The Domestic Violence (Prevention & Protection) Act 2010: Rights & Remedies

In accordance with the Constitution of Bangladesh, it has been certain that all citizens of Bangladesh are equal before the law and are entitled to protection of law (Art: 27) Moreover, it is also mentioned that women shall have equal rights with men in all spheres of the State and of public life (Art: 28(2)).

Though there are clear provisions of the supreme law of the land yet women do not receive the desirable fair treatment. In fact, in the day to day life of a women and children in their family are often ill-treated and left without remedies as most of them are dependent on the other family member for their day to day life needs. Therefore, a woman or child can easily be a victim of domestic violence through physical or psychological abuse, sexual exploitation or economic abuse are also very common within the family. To solve these problems and to rescue the vulnerable woman and children the government of Bangladesh has enacted the domestic violence (prevention and protection) act, 2010 and tried to provide some remedy to the victims.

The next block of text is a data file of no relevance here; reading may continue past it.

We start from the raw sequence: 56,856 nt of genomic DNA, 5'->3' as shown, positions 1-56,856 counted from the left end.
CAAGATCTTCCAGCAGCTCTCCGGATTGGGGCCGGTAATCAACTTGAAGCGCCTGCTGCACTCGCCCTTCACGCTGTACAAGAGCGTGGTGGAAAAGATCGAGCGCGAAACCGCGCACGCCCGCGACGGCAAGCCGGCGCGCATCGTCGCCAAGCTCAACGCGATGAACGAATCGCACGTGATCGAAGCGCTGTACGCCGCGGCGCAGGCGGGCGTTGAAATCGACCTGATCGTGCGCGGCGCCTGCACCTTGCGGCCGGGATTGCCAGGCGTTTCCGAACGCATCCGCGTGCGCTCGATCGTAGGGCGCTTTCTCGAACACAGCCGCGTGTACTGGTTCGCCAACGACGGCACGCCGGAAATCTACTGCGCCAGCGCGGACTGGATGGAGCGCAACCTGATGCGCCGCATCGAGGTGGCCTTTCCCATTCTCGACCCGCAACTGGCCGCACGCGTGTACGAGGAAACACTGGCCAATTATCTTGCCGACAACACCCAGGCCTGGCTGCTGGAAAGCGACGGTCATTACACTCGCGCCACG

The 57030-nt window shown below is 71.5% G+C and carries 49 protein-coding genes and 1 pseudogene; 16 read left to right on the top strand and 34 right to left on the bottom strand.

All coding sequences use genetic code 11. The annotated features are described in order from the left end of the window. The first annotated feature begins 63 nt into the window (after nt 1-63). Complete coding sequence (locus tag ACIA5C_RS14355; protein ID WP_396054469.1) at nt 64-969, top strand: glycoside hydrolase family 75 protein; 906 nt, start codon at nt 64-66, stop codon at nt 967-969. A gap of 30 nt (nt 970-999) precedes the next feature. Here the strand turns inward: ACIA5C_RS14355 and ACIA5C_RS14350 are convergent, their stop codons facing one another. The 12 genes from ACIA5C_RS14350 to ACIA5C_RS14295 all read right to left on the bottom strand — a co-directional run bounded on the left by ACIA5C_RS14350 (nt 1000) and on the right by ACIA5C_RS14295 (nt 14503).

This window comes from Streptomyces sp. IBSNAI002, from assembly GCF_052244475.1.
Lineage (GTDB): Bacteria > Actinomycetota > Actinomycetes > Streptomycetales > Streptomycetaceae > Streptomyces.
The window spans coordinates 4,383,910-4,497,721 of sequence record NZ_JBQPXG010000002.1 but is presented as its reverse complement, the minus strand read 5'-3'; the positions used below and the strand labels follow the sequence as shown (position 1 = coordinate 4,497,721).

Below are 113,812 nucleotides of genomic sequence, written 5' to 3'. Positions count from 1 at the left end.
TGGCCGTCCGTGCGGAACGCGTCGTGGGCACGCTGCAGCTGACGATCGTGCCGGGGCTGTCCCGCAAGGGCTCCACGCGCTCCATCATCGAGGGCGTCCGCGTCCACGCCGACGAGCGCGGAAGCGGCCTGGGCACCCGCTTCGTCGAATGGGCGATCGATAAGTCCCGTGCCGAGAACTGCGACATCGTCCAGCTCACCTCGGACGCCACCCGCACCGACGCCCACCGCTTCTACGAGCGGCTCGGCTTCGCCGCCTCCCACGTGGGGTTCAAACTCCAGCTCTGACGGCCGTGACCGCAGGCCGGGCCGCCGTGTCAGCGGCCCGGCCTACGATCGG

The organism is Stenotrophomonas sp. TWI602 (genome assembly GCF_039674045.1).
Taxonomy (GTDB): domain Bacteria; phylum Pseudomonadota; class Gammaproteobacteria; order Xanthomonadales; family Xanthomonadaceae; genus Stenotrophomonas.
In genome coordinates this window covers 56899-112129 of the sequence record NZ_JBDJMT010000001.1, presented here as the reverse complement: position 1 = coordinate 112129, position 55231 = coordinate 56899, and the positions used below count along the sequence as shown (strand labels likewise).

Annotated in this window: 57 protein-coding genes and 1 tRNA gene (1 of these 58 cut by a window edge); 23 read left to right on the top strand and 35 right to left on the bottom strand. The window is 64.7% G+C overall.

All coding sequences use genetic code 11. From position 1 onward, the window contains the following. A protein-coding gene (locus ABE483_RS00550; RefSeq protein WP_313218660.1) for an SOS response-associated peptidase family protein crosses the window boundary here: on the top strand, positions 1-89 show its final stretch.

The Domestic Violence (Prevention & Protection) Act 2010

The Domestic Violence (Prevention & Protection) Act 2010: Rights & Remedies

What is Domestic Violence?

According to Section 3 of the DVPP Act, 2010 Domestic Violence might take place physically, psychologically, sexually and economically against any woman or child by any family member with whom the victim has a family relationship;

We can arrange them categorically for better understanding